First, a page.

Sunlight is free, and "it's my priority for production," says Sal Gilbertie, co-author of "Small-Plot, High-Yield Gardening" and chairman of Gilbertie's Herb Gardens.
A high-yield garden needs direct sun "a minimum of eight hours a day," or two-thirds of the day, Gilbertie says.
Some believe that you can get away with a little less.
You want at least six hours a day, says P. Allen Smith, host of P. Allen Smith Gardens and author of "Seasonal Recipes from the Garden." But it must be direct sunlight, not half-shade, he says.
Pick up a handful of soil and squeeze it. "It should fall apart when you let go of it, not stick together," Gilbertie says. That way the roots can grow unhindered.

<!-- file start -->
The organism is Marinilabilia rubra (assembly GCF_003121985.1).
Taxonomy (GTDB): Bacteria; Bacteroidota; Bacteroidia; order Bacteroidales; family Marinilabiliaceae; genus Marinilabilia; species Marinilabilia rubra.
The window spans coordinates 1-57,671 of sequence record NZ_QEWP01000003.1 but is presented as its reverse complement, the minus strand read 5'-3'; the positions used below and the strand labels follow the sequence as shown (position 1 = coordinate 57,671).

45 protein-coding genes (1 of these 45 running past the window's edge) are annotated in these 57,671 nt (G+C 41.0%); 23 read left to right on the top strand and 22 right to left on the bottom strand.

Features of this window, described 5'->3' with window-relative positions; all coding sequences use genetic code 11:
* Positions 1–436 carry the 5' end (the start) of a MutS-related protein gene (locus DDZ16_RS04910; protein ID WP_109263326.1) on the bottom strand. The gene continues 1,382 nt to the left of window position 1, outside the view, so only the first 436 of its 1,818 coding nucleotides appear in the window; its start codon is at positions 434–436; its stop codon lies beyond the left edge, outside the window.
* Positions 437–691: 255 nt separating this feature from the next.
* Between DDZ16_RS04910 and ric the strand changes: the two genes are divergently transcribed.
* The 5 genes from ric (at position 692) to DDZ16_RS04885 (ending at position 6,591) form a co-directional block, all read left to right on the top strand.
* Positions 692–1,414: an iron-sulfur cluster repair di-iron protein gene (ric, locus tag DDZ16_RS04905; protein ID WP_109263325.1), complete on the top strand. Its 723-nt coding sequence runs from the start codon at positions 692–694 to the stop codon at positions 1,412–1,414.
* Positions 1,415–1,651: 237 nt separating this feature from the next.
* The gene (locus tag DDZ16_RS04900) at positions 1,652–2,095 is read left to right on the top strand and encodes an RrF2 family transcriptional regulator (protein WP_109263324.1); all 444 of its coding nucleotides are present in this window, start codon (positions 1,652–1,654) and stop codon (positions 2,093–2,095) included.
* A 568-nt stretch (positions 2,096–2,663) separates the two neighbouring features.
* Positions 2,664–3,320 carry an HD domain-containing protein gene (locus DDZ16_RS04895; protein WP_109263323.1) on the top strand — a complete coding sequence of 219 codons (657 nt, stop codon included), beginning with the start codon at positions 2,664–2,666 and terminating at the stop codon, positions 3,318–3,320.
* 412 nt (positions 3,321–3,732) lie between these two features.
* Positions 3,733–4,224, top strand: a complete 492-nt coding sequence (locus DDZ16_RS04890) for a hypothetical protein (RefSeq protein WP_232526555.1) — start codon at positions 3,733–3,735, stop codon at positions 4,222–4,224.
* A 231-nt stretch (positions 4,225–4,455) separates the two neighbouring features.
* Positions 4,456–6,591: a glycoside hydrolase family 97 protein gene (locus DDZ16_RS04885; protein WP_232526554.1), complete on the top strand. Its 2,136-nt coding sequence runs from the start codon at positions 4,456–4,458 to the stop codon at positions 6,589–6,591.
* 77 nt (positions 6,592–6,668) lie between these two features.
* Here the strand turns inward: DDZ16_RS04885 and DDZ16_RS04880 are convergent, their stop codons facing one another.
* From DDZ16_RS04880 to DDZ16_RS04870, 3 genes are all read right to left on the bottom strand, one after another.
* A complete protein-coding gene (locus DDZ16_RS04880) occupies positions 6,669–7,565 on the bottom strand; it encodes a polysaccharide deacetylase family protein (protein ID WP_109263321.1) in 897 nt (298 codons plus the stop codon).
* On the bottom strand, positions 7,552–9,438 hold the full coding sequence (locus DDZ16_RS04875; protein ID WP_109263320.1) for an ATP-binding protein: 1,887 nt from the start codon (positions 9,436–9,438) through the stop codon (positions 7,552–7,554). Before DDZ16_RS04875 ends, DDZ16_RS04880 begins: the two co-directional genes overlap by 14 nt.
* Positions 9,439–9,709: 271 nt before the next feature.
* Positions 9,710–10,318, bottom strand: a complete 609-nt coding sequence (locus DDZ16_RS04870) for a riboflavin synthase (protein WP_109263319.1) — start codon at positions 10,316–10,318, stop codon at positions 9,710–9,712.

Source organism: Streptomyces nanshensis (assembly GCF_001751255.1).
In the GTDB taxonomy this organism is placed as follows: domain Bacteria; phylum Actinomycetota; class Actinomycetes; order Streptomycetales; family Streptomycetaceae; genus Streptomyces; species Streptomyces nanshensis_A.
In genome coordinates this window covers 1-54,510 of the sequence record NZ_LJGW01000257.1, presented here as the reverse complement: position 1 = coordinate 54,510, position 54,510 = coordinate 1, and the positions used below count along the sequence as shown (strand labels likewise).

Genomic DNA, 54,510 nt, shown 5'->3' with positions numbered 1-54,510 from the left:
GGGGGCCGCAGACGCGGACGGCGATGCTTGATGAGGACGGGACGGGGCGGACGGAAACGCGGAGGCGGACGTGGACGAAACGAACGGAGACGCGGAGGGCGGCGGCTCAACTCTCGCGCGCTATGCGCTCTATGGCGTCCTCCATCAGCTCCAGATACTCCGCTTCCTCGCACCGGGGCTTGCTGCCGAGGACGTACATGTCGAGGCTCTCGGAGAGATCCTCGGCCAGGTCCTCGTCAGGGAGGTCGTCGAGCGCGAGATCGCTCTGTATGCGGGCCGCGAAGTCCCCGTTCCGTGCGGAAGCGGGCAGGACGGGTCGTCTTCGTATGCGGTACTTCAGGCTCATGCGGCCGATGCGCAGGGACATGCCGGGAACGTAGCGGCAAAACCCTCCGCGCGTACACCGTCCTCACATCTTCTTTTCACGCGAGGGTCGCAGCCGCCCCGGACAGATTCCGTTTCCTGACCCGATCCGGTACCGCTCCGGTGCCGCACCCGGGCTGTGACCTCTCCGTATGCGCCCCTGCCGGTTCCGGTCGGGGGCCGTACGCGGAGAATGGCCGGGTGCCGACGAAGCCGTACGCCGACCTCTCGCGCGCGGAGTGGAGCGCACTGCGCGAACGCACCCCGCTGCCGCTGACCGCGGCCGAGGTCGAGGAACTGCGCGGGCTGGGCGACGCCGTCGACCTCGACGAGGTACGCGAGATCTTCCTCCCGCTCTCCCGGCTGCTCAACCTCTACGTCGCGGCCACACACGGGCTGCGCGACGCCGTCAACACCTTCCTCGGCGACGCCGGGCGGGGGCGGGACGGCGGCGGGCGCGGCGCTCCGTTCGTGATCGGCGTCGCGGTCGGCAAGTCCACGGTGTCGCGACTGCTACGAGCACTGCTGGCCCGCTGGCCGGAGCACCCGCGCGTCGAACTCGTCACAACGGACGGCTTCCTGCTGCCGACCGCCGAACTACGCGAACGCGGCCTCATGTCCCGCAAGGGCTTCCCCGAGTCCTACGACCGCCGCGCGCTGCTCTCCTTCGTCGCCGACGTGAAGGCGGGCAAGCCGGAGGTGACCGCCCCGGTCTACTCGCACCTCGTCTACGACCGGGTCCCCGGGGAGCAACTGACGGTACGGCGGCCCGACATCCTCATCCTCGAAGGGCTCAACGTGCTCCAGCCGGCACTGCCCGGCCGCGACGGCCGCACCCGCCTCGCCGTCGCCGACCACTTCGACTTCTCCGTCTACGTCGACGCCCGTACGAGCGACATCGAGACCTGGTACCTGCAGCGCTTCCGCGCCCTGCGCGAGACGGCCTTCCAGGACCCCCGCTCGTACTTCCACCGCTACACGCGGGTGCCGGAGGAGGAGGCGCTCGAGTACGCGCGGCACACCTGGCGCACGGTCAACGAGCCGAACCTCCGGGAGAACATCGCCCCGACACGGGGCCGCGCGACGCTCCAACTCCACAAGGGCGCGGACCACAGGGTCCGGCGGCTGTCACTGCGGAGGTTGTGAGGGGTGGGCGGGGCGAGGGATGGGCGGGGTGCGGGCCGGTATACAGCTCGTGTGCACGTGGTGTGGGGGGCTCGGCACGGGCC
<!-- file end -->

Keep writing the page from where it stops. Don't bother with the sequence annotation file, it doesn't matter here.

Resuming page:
"If it's a new bed or new containers, then you want to get a soil that's rich in compost," Gilbertie says. If you need it, you can buy "all sorts of prepared compost" in bags to supplement your soil.
Another important point for in-ground gardeners: Since you're eating what you grow, make sure the area you're using hasn't been previously contaminated with anything that could be harmful.